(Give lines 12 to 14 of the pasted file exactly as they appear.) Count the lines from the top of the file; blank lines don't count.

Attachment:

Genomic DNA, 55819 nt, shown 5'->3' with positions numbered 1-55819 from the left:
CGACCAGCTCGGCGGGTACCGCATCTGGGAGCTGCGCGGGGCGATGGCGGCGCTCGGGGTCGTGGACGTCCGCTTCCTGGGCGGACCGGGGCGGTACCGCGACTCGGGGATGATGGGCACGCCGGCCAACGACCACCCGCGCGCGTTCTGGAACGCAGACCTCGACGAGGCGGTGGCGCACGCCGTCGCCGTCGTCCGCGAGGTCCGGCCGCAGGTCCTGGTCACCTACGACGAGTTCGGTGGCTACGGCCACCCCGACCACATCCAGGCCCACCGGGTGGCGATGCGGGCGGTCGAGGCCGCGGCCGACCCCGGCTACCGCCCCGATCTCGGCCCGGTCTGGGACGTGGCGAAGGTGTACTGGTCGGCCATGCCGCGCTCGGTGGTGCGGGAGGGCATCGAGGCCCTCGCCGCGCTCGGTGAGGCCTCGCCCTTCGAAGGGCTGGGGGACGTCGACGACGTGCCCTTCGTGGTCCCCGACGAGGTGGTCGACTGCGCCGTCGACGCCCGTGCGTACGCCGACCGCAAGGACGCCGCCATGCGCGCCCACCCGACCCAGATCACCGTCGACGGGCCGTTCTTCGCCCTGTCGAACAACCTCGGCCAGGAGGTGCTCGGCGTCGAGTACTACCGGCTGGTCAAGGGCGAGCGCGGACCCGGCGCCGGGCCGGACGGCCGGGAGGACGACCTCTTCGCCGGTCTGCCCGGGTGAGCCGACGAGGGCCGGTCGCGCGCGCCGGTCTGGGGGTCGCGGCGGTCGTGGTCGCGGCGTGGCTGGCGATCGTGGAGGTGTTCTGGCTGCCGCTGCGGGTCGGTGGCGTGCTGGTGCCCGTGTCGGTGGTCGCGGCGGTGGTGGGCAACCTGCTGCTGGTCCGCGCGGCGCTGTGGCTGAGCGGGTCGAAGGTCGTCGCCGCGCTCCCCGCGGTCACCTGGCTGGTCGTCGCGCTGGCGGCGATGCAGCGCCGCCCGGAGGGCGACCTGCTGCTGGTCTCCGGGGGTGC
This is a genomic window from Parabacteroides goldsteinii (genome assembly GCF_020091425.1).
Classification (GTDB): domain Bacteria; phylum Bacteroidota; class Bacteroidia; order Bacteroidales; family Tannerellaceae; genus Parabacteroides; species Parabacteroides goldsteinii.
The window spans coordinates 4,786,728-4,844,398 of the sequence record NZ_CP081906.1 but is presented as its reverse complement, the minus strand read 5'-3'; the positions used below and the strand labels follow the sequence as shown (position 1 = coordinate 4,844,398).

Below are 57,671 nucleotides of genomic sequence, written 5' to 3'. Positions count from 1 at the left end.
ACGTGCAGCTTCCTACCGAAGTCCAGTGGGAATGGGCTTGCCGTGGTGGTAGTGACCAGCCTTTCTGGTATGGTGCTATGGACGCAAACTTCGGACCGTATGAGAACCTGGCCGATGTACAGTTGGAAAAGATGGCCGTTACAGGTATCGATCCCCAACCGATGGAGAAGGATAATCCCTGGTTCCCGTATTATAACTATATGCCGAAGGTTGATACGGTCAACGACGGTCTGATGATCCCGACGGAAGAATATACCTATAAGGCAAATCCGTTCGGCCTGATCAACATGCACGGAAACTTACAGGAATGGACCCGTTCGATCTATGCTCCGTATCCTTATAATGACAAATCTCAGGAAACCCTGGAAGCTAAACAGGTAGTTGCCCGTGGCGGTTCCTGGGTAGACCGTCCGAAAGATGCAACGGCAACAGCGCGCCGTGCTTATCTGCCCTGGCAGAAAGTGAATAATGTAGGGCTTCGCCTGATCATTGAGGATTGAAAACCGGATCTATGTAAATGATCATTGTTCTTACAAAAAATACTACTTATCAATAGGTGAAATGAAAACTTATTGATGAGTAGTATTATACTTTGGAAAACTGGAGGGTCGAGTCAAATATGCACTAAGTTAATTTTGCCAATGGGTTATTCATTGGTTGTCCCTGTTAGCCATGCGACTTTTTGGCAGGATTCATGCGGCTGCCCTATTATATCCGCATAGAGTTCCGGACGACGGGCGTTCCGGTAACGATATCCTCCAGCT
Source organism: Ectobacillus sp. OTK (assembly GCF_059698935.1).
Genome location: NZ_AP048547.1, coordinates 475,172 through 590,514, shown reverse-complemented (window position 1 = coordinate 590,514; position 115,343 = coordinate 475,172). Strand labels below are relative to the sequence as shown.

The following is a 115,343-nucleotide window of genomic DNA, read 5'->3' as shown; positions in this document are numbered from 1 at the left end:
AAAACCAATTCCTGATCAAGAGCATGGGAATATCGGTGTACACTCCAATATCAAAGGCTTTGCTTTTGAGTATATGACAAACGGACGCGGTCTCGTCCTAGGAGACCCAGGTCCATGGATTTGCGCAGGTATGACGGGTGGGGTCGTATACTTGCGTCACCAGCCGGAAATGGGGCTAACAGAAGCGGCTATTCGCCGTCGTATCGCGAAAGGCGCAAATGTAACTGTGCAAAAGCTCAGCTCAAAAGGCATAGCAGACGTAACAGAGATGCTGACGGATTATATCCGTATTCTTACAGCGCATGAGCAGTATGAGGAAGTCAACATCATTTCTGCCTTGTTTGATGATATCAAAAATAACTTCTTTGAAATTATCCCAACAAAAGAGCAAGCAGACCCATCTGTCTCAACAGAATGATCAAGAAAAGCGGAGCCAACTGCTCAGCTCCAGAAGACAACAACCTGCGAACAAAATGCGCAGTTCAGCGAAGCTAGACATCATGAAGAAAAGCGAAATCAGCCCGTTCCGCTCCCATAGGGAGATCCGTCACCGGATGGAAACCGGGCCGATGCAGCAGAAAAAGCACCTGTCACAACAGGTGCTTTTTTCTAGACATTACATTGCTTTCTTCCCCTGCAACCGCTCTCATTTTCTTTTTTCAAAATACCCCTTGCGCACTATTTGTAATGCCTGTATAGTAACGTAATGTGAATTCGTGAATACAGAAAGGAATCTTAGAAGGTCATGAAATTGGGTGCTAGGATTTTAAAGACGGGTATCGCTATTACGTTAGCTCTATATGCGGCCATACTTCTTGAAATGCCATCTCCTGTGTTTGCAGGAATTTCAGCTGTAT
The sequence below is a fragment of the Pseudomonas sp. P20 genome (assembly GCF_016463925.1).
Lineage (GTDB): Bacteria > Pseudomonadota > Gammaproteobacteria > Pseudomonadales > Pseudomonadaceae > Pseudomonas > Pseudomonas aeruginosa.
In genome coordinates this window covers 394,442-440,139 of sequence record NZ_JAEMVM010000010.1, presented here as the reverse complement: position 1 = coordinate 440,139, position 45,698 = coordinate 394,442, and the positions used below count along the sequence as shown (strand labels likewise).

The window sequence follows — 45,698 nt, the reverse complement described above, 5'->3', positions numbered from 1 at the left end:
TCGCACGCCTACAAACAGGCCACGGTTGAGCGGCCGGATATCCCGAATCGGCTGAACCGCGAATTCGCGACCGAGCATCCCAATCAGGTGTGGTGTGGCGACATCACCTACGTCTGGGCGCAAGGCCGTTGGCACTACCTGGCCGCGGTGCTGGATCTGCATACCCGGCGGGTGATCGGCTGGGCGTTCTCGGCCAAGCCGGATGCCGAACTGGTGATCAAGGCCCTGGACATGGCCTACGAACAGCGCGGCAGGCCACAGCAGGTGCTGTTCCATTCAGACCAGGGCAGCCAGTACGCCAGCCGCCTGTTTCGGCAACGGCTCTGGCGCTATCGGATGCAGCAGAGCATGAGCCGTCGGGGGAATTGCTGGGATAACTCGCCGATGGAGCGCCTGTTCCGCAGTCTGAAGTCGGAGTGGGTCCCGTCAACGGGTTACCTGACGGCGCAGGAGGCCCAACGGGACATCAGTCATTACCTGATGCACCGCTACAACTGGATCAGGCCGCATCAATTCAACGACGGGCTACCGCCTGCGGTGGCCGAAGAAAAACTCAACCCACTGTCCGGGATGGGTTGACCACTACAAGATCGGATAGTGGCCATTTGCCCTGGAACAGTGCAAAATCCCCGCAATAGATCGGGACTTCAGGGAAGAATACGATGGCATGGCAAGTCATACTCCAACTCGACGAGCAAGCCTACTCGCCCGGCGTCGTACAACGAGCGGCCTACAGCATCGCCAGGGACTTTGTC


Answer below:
The sequence below is a fragment of the Pseudomonas sp. P20 genome (assembly GCF_016463925.1).
Lineage (GTDB): Bacteria > Pseudomonadota > Gammaproteobacteria > Pseudomonadales > Pseudomonadaceae > Pseudomonas > Pseudomonas aeruginosa.
In genome coordinates this window covers 394,442-440,139 of sequence record NZ_JAEMVM010000010.1, presented here as the reverse complement: position 1 = coordinate 440,139, position 45,698 = coordinate 394,442, and the positions used below count along the sequence as shown (strand labels likewise).